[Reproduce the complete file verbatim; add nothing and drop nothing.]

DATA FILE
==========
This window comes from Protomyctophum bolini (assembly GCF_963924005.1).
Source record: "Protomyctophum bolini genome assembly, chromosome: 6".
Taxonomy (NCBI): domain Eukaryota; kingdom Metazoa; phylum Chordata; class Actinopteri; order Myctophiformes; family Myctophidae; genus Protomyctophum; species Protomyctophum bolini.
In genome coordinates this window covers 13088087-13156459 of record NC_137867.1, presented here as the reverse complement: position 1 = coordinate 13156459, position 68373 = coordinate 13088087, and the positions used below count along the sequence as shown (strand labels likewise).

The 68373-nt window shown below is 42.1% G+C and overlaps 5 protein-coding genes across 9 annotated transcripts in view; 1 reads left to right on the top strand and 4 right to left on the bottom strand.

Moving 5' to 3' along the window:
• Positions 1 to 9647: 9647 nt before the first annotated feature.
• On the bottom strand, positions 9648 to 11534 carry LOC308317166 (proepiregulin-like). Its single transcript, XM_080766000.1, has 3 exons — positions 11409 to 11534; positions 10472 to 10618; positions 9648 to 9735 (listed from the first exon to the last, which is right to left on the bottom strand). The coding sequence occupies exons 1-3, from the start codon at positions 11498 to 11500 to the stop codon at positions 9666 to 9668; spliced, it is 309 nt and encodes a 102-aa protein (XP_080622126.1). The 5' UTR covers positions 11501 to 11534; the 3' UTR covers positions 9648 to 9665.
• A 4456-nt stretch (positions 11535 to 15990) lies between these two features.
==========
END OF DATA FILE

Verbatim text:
This window comes from Protomyctophum bolini (assembly GCF_963924005.1).
Source record: "Protomyctophum bolini genome assembly, chromosome: 6".
Taxonomy (NCBI): domain Eukaryota; kingdom Metazoa; phylum Chordata; class Actinopteri; order Myctophiformes; family Myctophidae; genus Protomyctophum; species Protomyctophum bolini.
In genome coordinates this window covers 13088087-13156459 of record NC_137867.1, presented here as the reverse complement: position 1 = coordinate 13156459, position 68373 = coordinate 13088087, and the positions used below count along the sequence as shown (strand labels likewise).

The 68373-nt window shown below is 42.1% G+C and overlaps 5 protein-coding genes across 9 annotated transcripts in view; 1 reads left to right on the top strand and 4 right to left on the bottom strand.

Moving 5' to 3' along the window:
• Positions 1 to 9647: 9647 nt before the first annotated feature.
• On the bottom strand, positions 9648 to 11534 carry LOC308317166 (proepiregulin-like). Its single transcript, XM_080766000.1, has 3 exons — positions 11409 to 11534; positions 10472 to 10618; positions 9648 to 9735 (listed from the first exon to the last, which is right to left on the bottom strand). The coding sequence occupies exons 1-3, from the start codon at positions 11498 to 11500 to the stop codon at positions 9666 to 9668; spliced, it is 309 nt and encodes a 102-aa protein (XP_080622126.1). The 5' UTR covers positions 11501 to 11534; the 3' UTR covers positions 9648 to 9665.
• A 4456-nt stretch (positions 11535 to 15990) lies between these two features.